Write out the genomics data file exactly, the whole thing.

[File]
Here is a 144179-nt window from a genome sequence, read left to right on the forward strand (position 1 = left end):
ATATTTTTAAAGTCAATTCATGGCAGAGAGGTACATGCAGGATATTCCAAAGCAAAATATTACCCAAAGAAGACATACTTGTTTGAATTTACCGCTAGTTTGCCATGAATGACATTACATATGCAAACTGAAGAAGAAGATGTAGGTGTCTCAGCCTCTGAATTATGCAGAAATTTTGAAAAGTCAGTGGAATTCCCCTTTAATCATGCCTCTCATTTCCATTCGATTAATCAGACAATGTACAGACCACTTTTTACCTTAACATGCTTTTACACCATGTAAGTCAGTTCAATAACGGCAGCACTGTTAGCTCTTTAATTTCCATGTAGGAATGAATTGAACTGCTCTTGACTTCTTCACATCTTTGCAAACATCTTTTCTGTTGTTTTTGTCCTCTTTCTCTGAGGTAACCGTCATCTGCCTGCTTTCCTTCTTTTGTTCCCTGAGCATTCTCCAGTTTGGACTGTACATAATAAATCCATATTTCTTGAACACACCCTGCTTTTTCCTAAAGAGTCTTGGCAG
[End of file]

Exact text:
Here is a 144179-nt window from a genome sequence, read left to right on the forward strand (position 1 = left end):
ATATTTTTAAAGTCAATTCATGGCAGAGAGGTACATGCAGGATATTCCAAAGCAAAATATTACCCAAAGAAGACATACTTGTTTGAATTTACCGCTAGTTTGCCATGAATGACATTACATATGCAAACTGAAGAAGAAGATGTAGGTGTCTCAGCCTCTGAATTATGCAGAAATTTTGAAAAGTCAGTGGAATTCCCCTTTAATCATGCCTCTCATTTCCATTCGATTAATCAGACAATGTACAGACCACTTTTTACCTTAACATGCTTTTACACCATGTAAGTCAGTTCAATAACGGCAGCACTGTTAGCTCTTTAATTTCCATGTAGGAATGAATTGAACTGCTCTTGACTTCTTCACATCTTTGCAAACATCTTTTCTGTTGTTTTTGTCCTCTTTCTCTGAGGTAACCGTCATCTGCCTGCTTTCCTTCTTTTGTTCCCTGAGCATTCTCCAGTTTGGACTGTACATAATAAATCCATATTTCTTGAACACACCCTGCTTTTTCCTAAAGAGTCTTGGCAG